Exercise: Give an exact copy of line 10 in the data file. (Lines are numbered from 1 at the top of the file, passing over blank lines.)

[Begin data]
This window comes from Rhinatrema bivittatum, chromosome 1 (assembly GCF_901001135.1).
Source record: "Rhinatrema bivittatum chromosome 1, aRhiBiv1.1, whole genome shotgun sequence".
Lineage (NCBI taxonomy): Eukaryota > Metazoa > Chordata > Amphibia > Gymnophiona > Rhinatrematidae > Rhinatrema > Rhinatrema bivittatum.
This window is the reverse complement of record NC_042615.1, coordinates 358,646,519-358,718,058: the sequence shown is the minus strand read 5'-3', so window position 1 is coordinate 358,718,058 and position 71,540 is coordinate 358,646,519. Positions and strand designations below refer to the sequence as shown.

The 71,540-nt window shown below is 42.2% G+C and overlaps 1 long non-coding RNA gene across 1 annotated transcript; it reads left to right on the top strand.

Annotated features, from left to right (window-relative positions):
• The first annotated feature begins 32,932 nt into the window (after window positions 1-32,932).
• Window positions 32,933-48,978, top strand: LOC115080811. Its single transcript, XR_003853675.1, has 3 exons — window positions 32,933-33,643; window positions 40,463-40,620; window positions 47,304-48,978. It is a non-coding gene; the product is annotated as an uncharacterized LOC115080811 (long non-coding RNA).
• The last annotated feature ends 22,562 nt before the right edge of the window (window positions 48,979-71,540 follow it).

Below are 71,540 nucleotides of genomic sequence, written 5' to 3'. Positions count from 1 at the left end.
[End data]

Below are 71,540 nucleotides of genomic sequence, written 5' to 3'. Positions count from 1 at the left end.